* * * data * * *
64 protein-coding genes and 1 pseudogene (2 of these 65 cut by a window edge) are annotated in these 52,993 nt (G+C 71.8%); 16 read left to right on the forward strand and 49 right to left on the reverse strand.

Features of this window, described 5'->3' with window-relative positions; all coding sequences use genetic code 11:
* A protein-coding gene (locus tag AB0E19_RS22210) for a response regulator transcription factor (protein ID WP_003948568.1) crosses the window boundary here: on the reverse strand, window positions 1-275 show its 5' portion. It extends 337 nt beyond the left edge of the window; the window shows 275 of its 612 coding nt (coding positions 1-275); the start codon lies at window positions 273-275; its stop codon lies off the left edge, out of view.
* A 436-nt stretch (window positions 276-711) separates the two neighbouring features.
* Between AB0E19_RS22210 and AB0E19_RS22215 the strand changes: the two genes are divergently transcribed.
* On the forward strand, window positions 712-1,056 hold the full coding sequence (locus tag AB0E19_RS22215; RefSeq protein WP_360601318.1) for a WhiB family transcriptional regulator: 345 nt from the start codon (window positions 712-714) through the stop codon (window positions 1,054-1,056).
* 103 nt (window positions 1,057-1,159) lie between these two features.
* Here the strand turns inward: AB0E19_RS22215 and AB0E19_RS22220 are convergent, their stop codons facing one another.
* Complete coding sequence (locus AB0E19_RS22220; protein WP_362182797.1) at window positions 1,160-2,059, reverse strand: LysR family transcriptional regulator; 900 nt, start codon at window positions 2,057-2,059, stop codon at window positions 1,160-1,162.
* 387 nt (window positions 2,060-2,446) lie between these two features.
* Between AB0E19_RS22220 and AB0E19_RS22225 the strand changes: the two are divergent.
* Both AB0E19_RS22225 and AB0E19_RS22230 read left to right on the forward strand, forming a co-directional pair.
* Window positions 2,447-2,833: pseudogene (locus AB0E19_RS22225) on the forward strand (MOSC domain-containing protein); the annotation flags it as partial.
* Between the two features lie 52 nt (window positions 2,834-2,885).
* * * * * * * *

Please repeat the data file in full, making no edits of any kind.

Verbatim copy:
64 protein-coding genes and 1 pseudogene (2 of these 65 cut by a window edge) are annotated in these 52,993 nt (G+C 71.8%); 16 read left to right on the forward strand and 49 right to left on the reverse strand.

Features of this window, described 5'->3' with window-relative positions; all coding sequences use genetic code 11:
* A protein-coding gene (locus tag AB0E19_RS22210) for a response regulator transcription factor (protein ID WP_003948568.1) crosses the window boundary here: on the reverse strand, window positions 1-275 show its 5' portion. It extends 337 nt beyond the left edge of the window; the window shows 275 of its 612 coding nt (coding positions 1-275); the start codon lies at window positions 273-275; its stop codon lies off the left edge, out of view.
* A 436-nt stretch (window positions 276-711) separates the two neighbouring features.
* Between AB0E19_RS22210 and AB0E19_RS22215 the strand changes: the two genes are divergently transcribed.
* On the forward strand, window positions 712-1,056 hold the full coding sequence (locus tag AB0E19_RS22215; RefSeq protein WP_360601318.1) for a WhiB family transcriptional regulator: 345 nt from the start codon (window positions 712-714) through the stop codon (window positions 1,054-1,056).
* 103 nt (window positions 1,057-1,159) lie between these two features.
* Here the strand turns inward: AB0E19_RS22215 and AB0E19_RS22220 are convergent, their stop codons facing one another.
* Complete coding sequence (locus AB0E19_RS22220; protein WP_362182797.1) at window positions 1,160-2,059, reverse strand: LysR family transcriptional regulator; 900 nt, start codon at window positions 2,057-2,059, stop codon at window positions 1,160-1,162.
* 387 nt (window positions 2,060-2,446) lie between these two features.
* Between AB0E19_RS22220 and AB0E19_RS22225 the strand changes: the two are divergent.
* Both AB0E19_RS22225 and AB0E19_RS22230 read left to right on the forward strand, forming a co-directional pair.
* Window positions 2,447-2,833: pseudogene (locus AB0E19_RS22225) on the forward strand (MOSC domain-containing protein); the annotation flags it as partial.
* Between the two features lie 52 nt (window positions 2,834-2,885).